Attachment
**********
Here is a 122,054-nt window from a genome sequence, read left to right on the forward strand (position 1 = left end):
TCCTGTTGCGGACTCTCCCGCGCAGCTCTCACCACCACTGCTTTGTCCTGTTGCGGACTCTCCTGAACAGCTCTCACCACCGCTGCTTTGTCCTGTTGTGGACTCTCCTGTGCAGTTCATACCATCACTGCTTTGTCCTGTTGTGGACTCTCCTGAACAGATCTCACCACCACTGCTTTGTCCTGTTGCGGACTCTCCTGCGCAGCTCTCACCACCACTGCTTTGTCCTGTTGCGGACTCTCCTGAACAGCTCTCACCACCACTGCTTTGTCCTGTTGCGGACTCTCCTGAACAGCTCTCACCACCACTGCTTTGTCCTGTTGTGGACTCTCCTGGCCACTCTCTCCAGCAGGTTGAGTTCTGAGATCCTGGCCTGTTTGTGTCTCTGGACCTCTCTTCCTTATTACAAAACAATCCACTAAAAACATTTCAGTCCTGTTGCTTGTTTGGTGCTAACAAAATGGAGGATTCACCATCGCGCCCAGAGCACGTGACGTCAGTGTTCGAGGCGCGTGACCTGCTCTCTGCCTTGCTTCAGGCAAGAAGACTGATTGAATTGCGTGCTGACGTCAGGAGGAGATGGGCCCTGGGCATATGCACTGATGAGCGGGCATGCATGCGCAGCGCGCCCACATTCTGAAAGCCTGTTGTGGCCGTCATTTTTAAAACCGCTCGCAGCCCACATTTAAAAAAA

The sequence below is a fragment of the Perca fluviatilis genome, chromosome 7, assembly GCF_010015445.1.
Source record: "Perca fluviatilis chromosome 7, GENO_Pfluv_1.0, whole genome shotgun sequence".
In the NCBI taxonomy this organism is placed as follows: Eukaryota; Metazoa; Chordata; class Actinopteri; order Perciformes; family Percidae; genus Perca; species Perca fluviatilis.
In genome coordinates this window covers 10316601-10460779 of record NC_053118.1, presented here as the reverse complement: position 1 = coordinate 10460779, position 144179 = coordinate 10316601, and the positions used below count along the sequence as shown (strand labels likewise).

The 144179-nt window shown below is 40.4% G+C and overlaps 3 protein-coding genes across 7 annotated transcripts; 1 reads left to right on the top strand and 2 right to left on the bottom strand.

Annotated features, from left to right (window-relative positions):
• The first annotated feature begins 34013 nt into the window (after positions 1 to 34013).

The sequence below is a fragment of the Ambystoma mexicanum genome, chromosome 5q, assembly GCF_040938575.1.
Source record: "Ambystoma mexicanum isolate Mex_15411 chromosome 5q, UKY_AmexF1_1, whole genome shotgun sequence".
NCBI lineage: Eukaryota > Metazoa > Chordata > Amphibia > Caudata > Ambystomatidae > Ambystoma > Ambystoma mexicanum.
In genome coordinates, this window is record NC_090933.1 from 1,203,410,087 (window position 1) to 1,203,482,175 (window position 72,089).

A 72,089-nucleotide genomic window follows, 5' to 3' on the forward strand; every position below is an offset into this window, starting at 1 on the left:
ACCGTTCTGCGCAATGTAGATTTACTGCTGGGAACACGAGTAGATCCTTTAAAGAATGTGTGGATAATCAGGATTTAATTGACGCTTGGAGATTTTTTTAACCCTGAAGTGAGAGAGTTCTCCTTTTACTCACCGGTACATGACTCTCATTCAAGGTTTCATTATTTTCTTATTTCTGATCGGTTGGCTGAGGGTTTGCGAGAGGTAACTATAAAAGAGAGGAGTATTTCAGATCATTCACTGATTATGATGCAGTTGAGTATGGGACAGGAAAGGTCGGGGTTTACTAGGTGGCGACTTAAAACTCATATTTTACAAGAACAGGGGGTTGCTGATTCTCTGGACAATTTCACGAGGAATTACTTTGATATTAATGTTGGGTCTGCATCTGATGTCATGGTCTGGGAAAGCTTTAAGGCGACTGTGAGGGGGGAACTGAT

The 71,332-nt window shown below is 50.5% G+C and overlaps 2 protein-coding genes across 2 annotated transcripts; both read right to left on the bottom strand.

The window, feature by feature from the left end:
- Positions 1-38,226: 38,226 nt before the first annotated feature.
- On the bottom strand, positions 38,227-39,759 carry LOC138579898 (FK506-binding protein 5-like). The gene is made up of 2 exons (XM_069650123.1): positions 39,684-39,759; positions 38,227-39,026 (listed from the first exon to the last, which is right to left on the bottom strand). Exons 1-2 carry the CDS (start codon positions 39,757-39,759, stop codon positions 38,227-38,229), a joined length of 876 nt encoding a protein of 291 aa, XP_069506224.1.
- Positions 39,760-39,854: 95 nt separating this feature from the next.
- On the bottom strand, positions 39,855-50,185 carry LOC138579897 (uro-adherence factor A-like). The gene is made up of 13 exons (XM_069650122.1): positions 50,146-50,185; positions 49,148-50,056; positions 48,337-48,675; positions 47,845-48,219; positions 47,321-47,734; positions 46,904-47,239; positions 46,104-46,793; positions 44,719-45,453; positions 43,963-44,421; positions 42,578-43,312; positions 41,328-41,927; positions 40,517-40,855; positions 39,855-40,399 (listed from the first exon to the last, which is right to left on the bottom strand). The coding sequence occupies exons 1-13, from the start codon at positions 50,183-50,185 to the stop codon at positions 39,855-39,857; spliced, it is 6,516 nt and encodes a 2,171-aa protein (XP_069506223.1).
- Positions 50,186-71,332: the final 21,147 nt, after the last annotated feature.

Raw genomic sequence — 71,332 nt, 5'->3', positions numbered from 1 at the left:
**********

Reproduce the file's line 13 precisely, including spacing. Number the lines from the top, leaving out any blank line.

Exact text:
In genome coordinates, this window is record NC_090933.1 from 1,203,410,087 (window position 1) to 1,203,482,175 (window position 72,089).